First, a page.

There are few plants that will bloom almost every day throughout the year. The Texas Olive is among those few exceptions. Many specimens in the Rio Grande Valley take a rare bloom break. This might be that great plant providing the illusion of snow. After a windy day or a long awaited rain, the ground beneath the Texas Olive is often covered in fallen white blossoms.

Texas Olive is that unique flowering tree everyone is wanting. This tree will be that great, unusual plant added to your landscape. It will provide many years of great enjoyment as a small accent tree or as that beautiful decorative patio pot plant. Check it out!

Remember, Learn and Have Fun!

David Rodriguez is County Extension Agent-Horticulture, Bexar County. For more information, call the Master Gardener ‘Hotline’ at (210) 467-6575 or visit our County Extension website at https://bexar-tx.tamu.edu, click under Horticulture and Gardening.

Forestiera neomexicana

Desert Olive is a deciduous shrub that grows fast to 6-8 feet. Native from northern central California to Riverside and east to Colorado and Texas. Useful fast filler for desert conditions, drought tolerant after established, cold tolerant to at least 0 F., and deer have not bothered this plant. Easy to grow. Give it regular water for first year, then forget or keep watering. LOVES deep sand.

It’s kind of weird that our Olive grows in the same situations as the European olive, but the European Olive grows in areas of twice as much rainfall and milder locations. Our Olive is much tougher.

Plants occurring nearby are Prunus andersonii, Encelia actoni, Haplopappus linearifolius, Chaenactis spp., Atriplex canescens, and Cucurbita foetidissima, in arroyo area of Joshua Tree Woodland.

Desert Olive works very well in a California garden and can look small, clean green olive tree. BUT, it’s more cold hardy, more tolerant of bad soils, and a better bird plant. This little tree does well in Los Angeles, San Diego, and the San Joaquin Valley.

(syn. Forestiera pubescens)

Sources include: Wikipedia. All text shown in the “About” section of these pages is available under the Creative Commons Attribution-ShareAlike License. Plant observation data provided by the participants of the California Consortia of Herbaria, Sunset information provided by Jepson Flora Project. Propogation from seed information provided by the Santa Barbara Botanical Garden from “Seed Propagation of Native California Plants” by Dara E. Emery. Sources of plant photos include CalPhotos, Wikimedia Commons, and independent plant photographers who have agreed to share their images with Calscape. Other general sources of information include Calflora, CNPS Manual of Vegetation Online, Jepson Flora Project, Las Pilitas, Theodore Payne, Tree of Life, The Xerces Society, and information provided by CNPS volunteer editors, with special thanks to Don Rideout. Climate data used in creation of plant range maps is from PRISM Climate Group, Oregon State University, using 30 year (1981-2010) annual “normals” at an 800 meter spatial resolution.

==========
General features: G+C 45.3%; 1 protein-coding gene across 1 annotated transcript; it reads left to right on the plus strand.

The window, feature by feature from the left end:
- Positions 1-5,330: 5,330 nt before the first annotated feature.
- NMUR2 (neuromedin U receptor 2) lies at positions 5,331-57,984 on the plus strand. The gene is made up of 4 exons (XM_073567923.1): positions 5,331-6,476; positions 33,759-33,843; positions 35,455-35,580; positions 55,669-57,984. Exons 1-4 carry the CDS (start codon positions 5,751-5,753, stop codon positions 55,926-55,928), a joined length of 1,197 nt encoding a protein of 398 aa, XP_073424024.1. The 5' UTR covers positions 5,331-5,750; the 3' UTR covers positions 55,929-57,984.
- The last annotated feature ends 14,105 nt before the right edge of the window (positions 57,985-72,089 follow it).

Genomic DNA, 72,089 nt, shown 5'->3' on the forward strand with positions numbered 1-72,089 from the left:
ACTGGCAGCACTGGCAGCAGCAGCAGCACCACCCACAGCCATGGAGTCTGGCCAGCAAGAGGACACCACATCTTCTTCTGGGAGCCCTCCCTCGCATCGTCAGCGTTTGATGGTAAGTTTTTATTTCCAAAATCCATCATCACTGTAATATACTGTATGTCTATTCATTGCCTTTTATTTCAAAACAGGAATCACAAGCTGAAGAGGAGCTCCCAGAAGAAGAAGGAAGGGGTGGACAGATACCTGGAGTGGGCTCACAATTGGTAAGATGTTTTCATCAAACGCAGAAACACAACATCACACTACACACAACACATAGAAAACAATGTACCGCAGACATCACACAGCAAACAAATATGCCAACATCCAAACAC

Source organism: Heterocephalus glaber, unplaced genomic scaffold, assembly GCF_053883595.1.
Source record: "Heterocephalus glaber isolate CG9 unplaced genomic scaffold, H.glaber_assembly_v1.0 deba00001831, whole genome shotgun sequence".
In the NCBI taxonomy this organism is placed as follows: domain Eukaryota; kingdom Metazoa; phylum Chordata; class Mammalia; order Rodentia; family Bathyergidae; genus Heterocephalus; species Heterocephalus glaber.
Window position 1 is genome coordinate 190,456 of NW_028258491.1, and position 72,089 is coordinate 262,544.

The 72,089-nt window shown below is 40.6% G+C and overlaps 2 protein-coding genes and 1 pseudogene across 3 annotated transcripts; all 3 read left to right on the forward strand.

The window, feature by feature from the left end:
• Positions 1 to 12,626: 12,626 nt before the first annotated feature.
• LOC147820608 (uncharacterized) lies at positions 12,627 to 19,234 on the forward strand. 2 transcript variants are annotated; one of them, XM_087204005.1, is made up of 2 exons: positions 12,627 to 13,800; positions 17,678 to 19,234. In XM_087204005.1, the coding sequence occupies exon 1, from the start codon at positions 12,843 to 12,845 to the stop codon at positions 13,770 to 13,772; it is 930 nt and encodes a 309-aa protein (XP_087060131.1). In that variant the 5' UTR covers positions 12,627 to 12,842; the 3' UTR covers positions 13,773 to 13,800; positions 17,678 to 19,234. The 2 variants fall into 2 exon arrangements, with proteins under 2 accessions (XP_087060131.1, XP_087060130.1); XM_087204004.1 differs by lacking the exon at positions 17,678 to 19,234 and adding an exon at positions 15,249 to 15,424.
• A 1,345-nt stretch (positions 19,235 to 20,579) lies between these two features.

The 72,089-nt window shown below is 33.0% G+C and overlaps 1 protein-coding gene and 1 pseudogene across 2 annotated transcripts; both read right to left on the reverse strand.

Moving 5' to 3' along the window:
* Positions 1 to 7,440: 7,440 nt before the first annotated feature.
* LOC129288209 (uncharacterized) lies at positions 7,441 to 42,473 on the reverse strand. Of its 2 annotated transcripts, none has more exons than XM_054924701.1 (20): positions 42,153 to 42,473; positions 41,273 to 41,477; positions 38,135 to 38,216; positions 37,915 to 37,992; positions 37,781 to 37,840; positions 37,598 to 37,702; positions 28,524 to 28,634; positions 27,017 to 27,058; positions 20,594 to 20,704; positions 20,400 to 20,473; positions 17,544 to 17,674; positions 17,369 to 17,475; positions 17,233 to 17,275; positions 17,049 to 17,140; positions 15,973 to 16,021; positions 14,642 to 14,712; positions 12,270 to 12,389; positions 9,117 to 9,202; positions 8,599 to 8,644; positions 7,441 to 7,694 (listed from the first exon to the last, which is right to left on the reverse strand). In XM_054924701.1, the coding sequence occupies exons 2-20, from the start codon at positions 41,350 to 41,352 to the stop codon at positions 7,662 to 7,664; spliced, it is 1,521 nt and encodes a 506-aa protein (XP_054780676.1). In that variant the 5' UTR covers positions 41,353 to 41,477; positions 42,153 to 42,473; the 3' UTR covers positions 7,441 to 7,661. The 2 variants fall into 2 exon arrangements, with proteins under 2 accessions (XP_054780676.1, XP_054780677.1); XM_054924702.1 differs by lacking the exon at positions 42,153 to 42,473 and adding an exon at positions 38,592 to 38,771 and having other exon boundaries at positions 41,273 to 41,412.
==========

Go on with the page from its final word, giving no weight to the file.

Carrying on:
Links: Jepson eFlora Taxon Page CalPhotos Wikipedia Calflora

New Mexican Privet, Desert Olive

Category:

Shrubs

Trees

Water Requirements:

Drought-tolerant; suitable for xeriscaping

Average Water Needs; Water regularly; do not overwater

Sun Exposure:

Full Sun

Sun to Partial Shade

Light Shade

Foliage:

Grown for foliage

Deciduous

This plant is resistant to deer

Foliage Color:

Unknown – Tell us

Height:

6-8 ft. (1.8-2.4 m)

8-10 ft. (2.4-3 m)

10-12 ft. (3-3.6 m)

12-15 ft. (3.6-4.7 m)

15-20 ft. (4.7-6 m)

Spacing:

6-8 ft. (1.8-2.4 m)

8-10 ft. (2.4-3 m)

10-12 ft. (3-3.6 m)

12-15 ft. (3.6-4.7 m)

Hardiness:

USDA Zone 4a: to -34.4 °C (-30 °F)

USDA Zone 4b: to -31.6 °C (-25 °F)

USDA Zone 5a: to -28.8 °C (-20 °F)

USDA Zone 5b: to -26.1 °C (-15 °F)

USDA Zone 6a: to -23.3 °C (-10 °F)

USDA Zone 6b: to -20.5 °C (-5 °F)

USDA Zone 7a: to -17.7 °C (0 °F)

USDA Zone 7b: to -14.9 °C (5 °F)

USDA Zone 8a: to -12.2 °C (10 °F)

USDA Zone 8b: to -9.4 °C (15 °F)

USDA Zone 9a: to -6.6 °C (20 °F)

USDA Zone 9b: to -3.8 °C (25 °F)

USDA Zone 10a: to -1.1 °C (30 °F)

USDA Zone 10b: to 1.7 °C (35 °F)

Where to Grow:

Unknown – Tell us

Danger:

Unknown – Tell us

Bloom Color:

Pale Yellow

Green

Bloom Characteristics:

Unknown – Tell us

Bloom Size:

Unknown – Tell us

Bloom Time:

Unknown – Tell us

Other details:

Unknown – Tell us

Soil pH requirements:

6.6 to 7.5 (neutral)

7.6 to 7.8 (mildly alkaline)

7.9 to 8.5 (alkaline)

Patent Information:

Non-patented

Propagation Methods:

From woody stem cuttings

From seed; direct sow outdoors in fall

From seed; stratify if sowing indoors

By simple layering

Seed Collecting:

Remove fleshy coating on seeds before storing

Allow unblemished fruit to ripen; clean and dry seeds

Properly cleaned, seed can be successfully stored

Regional

This plant has been said to grow in the following regions:

Tucson, Arizona

Colorado Springs, Colorado

Albuquerque, New Mexico(2 reports)

Socorro, New Mexico

La Grange, Texas

Kinnear, Wyoming

Laramie, Wyoming

Pavillion, Wyoming

Riverton, Wyoming